Op-Ed: Girls and Comic Books

Cosplay is a problem. I love dressing up, I love costumes, so naturally, I want to cosplay at the next con I attend. BUT I know I’m not in the kind of shape I would need to be in to make the costumes of any of my favorites work. I definitely don’t want to end up in some sort of “mistakes were made” cosplay photo gallery. Plus, if I’m going to go to hang out with friends at a con, I don’t want to be uncomfortably, impractically sexy!

Now, I am obviously old enough to not need superheroines to look up to as role models. I do, however, want to celebrate the characters I most enjoy reading; what with imitation being the highest form of flattery and all that, cosplay seems the way to go. Between Wonder Woman’s mostly pantsless state and Batgirl’s skin-tight…whatever that thing is called, my options are limited. Continue reading

Op-Ed: In Defense of “In Defense of Pickiness”

Retcon Punch begins the long journey up its own assLast week, I wrote an Op-Ed inspired by a twitter conversation I’d had with a complete stranger about Detective Comics 8. That conversation ranged into some interesting topics including taking risks in art and how best to support comics as an industry. I disagreed with many of the arguments that twitterer had presented, so I took the opportunity to present my response in that piece. I was hoping presenting my ideas clearly and civilly would be a way to continue the conversation, both with that twitterer, my fellow Retcon Punchers, and our other readers. Needless to say, I was very excited to hear that twitterer’s thoughts on the piece, so I tweeted him the link:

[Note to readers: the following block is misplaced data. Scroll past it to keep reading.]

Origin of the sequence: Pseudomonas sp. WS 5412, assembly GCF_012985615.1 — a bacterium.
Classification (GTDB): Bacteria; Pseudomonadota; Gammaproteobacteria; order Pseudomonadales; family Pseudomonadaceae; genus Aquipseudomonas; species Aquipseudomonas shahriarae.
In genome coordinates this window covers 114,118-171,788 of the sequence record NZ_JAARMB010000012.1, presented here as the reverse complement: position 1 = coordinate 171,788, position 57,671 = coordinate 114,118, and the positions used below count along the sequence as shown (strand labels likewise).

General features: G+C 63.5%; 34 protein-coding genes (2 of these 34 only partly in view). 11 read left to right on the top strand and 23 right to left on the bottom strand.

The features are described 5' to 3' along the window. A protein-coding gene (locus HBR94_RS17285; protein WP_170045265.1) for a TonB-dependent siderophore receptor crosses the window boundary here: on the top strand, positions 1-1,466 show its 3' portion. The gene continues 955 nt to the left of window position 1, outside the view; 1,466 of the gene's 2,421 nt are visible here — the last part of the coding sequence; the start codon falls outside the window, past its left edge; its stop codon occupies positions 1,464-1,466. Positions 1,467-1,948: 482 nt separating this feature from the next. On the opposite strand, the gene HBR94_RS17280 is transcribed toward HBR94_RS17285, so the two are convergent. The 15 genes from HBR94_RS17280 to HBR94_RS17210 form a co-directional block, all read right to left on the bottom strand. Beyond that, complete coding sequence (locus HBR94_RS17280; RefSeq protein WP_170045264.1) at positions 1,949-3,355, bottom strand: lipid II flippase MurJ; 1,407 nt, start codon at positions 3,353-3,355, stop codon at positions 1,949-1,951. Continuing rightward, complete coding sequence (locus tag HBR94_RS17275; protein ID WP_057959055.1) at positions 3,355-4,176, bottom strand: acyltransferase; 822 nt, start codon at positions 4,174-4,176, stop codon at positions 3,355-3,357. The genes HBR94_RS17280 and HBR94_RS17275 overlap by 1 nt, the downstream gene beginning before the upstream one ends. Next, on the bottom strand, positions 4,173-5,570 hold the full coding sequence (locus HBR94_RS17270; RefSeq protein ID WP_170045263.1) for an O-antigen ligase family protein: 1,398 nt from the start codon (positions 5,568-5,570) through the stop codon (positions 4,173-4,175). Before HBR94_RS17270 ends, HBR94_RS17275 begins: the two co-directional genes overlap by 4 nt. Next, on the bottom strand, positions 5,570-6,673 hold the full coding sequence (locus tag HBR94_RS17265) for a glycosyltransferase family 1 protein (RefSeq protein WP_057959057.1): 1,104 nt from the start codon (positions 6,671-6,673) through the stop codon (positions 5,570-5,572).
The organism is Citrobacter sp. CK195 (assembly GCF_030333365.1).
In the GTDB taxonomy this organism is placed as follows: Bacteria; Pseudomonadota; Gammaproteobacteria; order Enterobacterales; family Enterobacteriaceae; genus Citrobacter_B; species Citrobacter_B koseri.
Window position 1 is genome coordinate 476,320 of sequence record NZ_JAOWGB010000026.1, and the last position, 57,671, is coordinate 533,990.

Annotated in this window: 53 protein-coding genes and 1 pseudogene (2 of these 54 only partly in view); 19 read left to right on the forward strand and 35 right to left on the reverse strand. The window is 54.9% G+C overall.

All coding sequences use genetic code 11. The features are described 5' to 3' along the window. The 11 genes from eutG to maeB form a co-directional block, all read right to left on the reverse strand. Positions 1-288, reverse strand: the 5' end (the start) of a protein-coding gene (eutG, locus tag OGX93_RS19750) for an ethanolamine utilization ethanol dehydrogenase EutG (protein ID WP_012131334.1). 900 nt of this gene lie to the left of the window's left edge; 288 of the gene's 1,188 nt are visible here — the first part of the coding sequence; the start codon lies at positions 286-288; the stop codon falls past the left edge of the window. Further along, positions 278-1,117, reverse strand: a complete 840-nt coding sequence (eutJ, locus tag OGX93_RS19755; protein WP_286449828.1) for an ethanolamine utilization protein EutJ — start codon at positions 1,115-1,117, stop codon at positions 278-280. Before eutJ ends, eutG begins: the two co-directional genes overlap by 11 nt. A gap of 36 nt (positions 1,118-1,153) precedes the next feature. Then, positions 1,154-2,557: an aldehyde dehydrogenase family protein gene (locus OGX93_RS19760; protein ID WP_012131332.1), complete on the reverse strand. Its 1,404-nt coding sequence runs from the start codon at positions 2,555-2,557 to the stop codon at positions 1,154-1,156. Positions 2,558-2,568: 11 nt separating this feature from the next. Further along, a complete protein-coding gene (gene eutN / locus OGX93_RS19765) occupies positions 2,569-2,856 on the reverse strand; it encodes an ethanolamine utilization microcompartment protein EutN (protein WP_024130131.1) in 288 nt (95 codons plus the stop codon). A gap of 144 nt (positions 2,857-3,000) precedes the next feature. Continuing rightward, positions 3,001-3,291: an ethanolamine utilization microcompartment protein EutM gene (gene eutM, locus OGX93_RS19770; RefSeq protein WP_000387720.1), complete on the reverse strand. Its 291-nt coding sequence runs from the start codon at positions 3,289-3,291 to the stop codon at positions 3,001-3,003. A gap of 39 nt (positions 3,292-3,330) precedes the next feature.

last month’s twitter conversation about #DetectiveComics still has me thinking, so I wrote an Op-Ed on it: wp.me/p2a7lL-xD

Continue reading

Op-Ed: In Defense of Pickiness

As an upstart comics review site, one of our primary methods of publicity is tweeting our reviews at creators and hoping for a retweet. This process is made much more complicated (or at least uncomfortable) when the review is openly negative, and impossible when the creators aren’t on twitter in the first place. For last month’s review of Detective Comics, I just started tweeting at randos who had posted positive things about #DetectiveComics, asking them to defend their position. One such rando was game enough to actually engage us, offering several arguments to both why DetCom 8 wasn’t so bad, as well as why our attitude may actually be detrimental to comics in general. As I sat down to write this month’s review of DetCom, I realized that I was much more interested those arguments than in anything going on in the issue. I’d like to use this space to respond to those very arguments. Continue reading